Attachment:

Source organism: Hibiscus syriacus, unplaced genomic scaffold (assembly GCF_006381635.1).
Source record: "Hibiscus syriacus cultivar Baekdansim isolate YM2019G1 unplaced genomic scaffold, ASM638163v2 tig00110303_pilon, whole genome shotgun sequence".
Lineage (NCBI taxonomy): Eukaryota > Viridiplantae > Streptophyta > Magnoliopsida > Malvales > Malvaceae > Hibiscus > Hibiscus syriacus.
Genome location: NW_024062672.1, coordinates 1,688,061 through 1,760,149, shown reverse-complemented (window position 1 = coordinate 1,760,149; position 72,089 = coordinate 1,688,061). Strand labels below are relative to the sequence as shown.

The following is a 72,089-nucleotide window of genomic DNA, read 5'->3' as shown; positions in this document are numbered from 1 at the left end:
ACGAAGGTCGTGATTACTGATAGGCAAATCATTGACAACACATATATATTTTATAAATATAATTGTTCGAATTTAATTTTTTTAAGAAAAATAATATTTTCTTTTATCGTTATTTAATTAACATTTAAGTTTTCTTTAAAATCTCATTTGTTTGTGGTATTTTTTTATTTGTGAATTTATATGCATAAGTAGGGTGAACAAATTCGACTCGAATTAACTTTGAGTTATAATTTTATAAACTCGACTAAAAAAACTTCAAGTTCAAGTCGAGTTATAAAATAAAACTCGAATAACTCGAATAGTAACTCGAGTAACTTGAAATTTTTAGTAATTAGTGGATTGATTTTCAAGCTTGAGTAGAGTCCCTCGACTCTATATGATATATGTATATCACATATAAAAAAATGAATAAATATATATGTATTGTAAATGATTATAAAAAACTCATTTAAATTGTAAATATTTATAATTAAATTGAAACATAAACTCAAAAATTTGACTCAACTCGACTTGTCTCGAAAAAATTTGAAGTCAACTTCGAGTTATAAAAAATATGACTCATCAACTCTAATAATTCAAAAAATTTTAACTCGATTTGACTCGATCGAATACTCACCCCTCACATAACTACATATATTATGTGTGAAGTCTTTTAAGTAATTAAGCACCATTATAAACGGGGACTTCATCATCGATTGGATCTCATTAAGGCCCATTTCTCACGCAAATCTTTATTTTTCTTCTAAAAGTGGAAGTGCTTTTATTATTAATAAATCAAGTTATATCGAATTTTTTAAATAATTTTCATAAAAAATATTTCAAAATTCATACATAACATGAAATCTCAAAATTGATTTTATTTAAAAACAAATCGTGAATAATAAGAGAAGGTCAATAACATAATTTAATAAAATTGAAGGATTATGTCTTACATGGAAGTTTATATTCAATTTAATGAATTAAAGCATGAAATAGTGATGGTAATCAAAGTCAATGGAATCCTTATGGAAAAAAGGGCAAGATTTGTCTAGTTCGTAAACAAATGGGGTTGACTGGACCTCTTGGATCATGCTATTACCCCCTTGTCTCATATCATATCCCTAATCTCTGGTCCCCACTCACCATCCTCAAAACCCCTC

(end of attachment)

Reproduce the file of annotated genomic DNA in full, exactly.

Source organism: Hibiscus syriacus, unplaced genomic scaffold (assembly GCF_006381635.1).
Source record: "Hibiscus syriacus cultivar Baekdansim isolate YM2019G1 unplaced genomic scaffold, ASM638163v2 tig00110303_pilon, whole genome shotgun sequence".
Lineage (NCBI taxonomy): Eukaryota > Viridiplantae > Streptophyta > Magnoliopsida > Malvales > Malvaceae > Hibiscus > Hibiscus syriacus.
Genome location: NW_024062672.1, coordinates 1,688,061 through 1,760,149, shown reverse-complemented (window position 1 = coordinate 1,760,149; position 72,089 = coordinate 1,688,061). Strand labels below are relative to the sequence as shown.

The following is a 72,089-nucleotide window of genomic DNA, read 5'->3' as shown; positions in this document are numbered from 1 at the left end:
ACGAAGGTCGTGATTACTGATAGGCAAATCATTGACAACACATATATATTTTATAAATATAATTGTTCGAATTTAATTTTTTTAAGAAAAATAATATTTTCTTTTATCGTTATTTAATTAACATTTAAGTTTTCTTTAAAATCTCATTTGTTTGTGGTATTTTTTTATTTGTGAATTTATATGCATAAGTAGGGTGAACAAATTCGACTCGAATTAACTTTGAGTTATAATTTTATAAACTCGACTAAAAAAACTTCAAGTTCAAGTCGAGTTATAAAATAAAACTCGAATAACTCGAATAGTAACTCGAGTAACTTGAAATTTTTAGTAATTAGTGGATTGATTTTCAAGCTTGAGTAGAGTCCCTCGACTCTATATGATATATGTATATCACATATAAAAAAATGAATAAATATATATGTATTGTAAATGATTATAAAAAACTCATTTAAATTGTAAATATTTATAATTAAATTGAAACATAAACTCAAAAATTTGACTCAACTCGACTTGTCTCGAAAAAATTTGAAGTCAACTTCGAGTTATAAAAAATATGACTCATCAACTCTAATAATTCAAAAAATTTTAACTCGATTTGACTCGATCGAATACTCACCCCTCACATAACTACATATATTATGTGTGAAGTCTTTTAAGTAATTAAGCACCATTATAAACGGGGACTTCATCATCGATTGGATCTCATTAAGGCCCATTTCTCACGCAAATCTTTATTTTTCTTCTAAAAGTGGAAGTGCTTTTATTATTAATAAATCAAGTTATATCGAATTTTTTAAATAATTTTCATAAAAAATATTTCAAAATTCATACATAACATGAAATCTCAAAATTGATTTTATTTAAAAACAAATCGTGAATAATAAGAGAAGGTCAATAACATAATTTAATAAAATTGAAGGATTATGTCTTACATGGAAGTTTATATTCAATTTAATGAATTAAAGCATGAAATAGTGATGGTAATCAAAGTCAATGGAATCCTTATGGAAAAAAGGGCAAGATTTGTCTAGTTCGTAAACAAATGGGGTTGACTGGACCTCTTGGATCATGCTATTACCCCCTTGTCTCATATCATATCCCTAATCTCTGGTCCCCACTCACCATCCTCAAAACCCCTC